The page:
The day we met at the Museum, was a Monday so the Museum was closed, which made it all seem especially exciting. Everything was interesting, the names of fictional orphans or foundlings, on the café wall, the bewildering array of exhibits in the museum and of course the other 26 writers. Conversations began about names and where we come from, what we wrote, of course we all know the answers. The tour was fascinating and very informative, there was so much to take in. Then a welcome cup of tea and the allocation of objects, pulled from an appropriate black, three cornered hat. I really hoped I wouldn’t get the tokens –they seemed so obvious and hard to write about without too much sentimentality; anything else would be fine, though in retrospect I’m sure I would have managed. What I did get was the eighteenth century portrait of Mrs Caroline Collingwood which hangs on the first floor landing – a woman with very piercing eyes.
I was eight when the foundling Hospital closed and the remaining children fostered. By that age I knew about orphans and orphanages because my mother insisted every two years or so and usually just before Christmas, that my sister and I sorted out our toys, selecting those we were too old for or no longer played with, to make room for new toys. These discarded toys provided a donation for the National Children’s Home, which was housed in a large walled building, I think somewhere in Highbury. I remember going to the orphanage and being stared at by some children in uniforms, who were being shepherded down the stairs and away and being told off for staring back. We saw the babies in their cots who were mostly asleep and certainly not crying. We had to be very quiet, my mother became tearful and I was surprised by how many there were – was probably about eight to ten. The nurse showing us round explained that most of the babies got adopted but the children didn’t; I remember feeling selfish and ashamed because I had parents and a proper home. The appreciation of which was of course at least part of the purpose of the visit.
When I began to explore Caroline Collingwood’s details, I drew a complete blank, wherever I searched, nothing in the archive search, nothing on the Museum Website – then I got the email saying the Museum knew nothing more about her than was on the portrait label. She was the wife of Thomas Collingwood and grandmother to Mrs Louisa Plumley. So ironically there was less information about this woman with on the landing than there was about most of the Foundlings.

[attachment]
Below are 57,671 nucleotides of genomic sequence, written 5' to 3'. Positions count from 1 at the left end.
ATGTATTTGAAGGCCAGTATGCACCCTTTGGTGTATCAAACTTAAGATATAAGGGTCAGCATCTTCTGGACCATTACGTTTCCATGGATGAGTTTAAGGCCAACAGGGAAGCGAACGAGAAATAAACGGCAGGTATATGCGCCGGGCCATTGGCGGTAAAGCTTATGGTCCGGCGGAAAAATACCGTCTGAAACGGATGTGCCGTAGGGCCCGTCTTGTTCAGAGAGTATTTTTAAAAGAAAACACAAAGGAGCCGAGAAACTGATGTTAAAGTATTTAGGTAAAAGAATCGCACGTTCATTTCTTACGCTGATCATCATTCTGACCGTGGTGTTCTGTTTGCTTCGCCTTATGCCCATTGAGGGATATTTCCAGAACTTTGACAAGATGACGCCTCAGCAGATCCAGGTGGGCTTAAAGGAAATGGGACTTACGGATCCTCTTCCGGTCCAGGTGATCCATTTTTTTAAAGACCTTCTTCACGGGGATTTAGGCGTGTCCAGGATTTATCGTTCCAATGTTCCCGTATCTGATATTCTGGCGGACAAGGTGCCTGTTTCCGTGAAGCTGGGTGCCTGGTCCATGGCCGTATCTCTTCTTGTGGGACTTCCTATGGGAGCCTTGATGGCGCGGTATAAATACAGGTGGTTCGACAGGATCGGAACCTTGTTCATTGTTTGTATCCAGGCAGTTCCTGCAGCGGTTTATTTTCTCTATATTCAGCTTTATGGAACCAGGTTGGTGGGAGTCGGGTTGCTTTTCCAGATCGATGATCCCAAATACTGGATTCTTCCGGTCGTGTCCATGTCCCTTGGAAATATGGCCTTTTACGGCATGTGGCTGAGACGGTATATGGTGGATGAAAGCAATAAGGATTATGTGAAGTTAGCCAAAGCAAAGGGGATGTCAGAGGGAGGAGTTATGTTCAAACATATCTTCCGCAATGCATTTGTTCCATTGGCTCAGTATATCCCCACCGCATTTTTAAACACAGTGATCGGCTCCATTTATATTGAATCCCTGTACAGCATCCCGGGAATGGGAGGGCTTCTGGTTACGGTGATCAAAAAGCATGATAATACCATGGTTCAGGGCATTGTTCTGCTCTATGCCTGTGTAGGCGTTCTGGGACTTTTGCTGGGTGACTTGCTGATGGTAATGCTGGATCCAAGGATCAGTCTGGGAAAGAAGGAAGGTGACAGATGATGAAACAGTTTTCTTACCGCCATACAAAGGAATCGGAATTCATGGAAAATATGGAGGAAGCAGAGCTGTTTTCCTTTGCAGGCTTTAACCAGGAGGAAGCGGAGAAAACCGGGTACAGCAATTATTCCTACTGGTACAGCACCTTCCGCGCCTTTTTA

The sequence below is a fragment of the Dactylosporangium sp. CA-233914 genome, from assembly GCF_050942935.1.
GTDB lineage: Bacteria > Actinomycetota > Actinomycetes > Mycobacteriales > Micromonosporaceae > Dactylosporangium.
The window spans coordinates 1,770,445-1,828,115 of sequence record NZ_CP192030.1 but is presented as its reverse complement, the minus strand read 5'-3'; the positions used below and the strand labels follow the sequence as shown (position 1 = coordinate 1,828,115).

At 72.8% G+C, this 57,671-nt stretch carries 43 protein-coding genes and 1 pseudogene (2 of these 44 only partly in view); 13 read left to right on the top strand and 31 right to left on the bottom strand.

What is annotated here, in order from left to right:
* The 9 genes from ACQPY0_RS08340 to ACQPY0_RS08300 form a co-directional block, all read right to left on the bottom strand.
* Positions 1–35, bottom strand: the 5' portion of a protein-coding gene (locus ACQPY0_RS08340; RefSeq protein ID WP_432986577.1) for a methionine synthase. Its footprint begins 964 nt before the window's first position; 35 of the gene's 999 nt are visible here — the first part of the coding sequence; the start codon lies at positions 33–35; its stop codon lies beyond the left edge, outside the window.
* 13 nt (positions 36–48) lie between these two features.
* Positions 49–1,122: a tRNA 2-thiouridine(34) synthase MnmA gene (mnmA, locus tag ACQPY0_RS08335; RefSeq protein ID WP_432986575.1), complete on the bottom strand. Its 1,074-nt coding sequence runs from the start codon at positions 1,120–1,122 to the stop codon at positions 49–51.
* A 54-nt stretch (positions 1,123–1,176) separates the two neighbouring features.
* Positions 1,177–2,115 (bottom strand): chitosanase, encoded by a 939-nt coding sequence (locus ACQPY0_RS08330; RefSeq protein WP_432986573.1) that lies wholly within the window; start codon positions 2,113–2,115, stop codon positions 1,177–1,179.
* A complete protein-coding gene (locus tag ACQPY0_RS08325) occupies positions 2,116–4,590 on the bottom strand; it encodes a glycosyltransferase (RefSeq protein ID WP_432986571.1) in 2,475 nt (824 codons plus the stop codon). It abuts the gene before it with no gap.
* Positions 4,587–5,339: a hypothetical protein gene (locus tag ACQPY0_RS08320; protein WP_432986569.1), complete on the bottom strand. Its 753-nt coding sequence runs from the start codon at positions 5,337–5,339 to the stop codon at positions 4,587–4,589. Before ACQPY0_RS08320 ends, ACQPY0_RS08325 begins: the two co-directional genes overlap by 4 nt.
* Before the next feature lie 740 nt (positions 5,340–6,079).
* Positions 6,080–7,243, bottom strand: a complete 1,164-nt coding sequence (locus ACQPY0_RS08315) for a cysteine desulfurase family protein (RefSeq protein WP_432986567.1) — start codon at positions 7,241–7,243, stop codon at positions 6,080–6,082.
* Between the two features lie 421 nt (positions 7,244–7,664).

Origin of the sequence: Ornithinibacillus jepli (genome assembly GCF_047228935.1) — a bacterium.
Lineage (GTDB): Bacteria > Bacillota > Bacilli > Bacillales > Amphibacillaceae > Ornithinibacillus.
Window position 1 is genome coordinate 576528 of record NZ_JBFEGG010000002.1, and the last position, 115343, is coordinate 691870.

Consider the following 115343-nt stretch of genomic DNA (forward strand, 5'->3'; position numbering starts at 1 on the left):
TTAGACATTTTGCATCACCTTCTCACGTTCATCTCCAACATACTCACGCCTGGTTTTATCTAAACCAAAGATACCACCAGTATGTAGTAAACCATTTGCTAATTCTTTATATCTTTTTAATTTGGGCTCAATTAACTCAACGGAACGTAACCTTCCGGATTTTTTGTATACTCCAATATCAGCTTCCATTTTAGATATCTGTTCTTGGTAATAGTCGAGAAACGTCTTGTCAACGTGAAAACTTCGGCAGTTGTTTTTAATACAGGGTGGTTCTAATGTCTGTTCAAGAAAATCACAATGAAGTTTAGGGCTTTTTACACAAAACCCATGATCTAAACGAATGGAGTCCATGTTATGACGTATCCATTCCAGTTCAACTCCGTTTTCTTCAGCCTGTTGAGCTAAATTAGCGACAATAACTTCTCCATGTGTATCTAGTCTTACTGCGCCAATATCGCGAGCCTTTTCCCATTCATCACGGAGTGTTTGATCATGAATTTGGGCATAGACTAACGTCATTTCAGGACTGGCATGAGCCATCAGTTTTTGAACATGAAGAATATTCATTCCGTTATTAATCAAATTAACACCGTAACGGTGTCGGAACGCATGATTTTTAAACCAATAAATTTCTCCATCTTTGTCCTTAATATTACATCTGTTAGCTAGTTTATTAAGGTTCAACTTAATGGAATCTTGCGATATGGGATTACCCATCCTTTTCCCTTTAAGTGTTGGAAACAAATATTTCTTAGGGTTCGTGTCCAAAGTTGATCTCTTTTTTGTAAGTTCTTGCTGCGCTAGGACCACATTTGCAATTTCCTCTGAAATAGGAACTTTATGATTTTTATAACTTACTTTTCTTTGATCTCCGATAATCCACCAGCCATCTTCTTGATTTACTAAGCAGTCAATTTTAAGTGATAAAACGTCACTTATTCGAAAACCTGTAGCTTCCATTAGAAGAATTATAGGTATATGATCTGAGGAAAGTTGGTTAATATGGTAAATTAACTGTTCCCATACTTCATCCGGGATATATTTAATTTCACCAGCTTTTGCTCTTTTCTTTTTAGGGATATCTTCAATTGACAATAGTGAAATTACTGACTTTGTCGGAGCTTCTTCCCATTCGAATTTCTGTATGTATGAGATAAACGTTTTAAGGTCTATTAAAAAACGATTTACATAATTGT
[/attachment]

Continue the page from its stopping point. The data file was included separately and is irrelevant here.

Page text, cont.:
Intrigued by this lack of information I visited her again, sat on the bench and stared at her, listened to people passing and the sound of the clock when there was no one on the stairs. I tried to imagine what life was like for women like her, in the eighteenth century, when most women’s identity and well being, was almost totally dependent on her husband and her other familial relationships. So having an illegitimate child was a huge social disaster for a previously respectable woman who would possibly become homeless and without any means of support, literally an outcaste. For women with very few resources the situation must have been even more drastic and frightening, little wonder the Foundling Hospital was so over whelmed with babies and had to use a kind of lottery system to decide the fate of these children, many of whom would literally die if they where not accepted.
I began to think about the foundlings who were taken in, growing up in an enormous institution, never being told who their mothers were. These children were, in spite of the relatively harsh conditions, offered a better future and to some degree more independence than many of the middle class women of the day. They were taught to read and write and most learnt a trade too, so even without a husband the young women could make some kind of way in life.
I have no idea where the portrait might have been in the Hospital, if it was on a landing it would have been passed by the children as they went about their daily tasks and lessons. I cannot believe they never fantasised about their mothers and here was a kind looking woman who seemed always to be watching them. Some at least must have dreamed of some kind of relationship with her, maybe too old to be their mother, a grandmother perhaps and one day she would realise who they where and come and rescue them.
This is Caroline Collingwood’s token
She watches from her place
on the wall by the soft voiced clock,
a label names her,
tells when the portrait arrived,
notes family relationships;
all her other history is lost,
our guesses come to nothing.
Children, given new names,
their past hidden, replaced by a number,
looked for answers in the dust falling
through the sunshine,
secretly dreamed of being hers.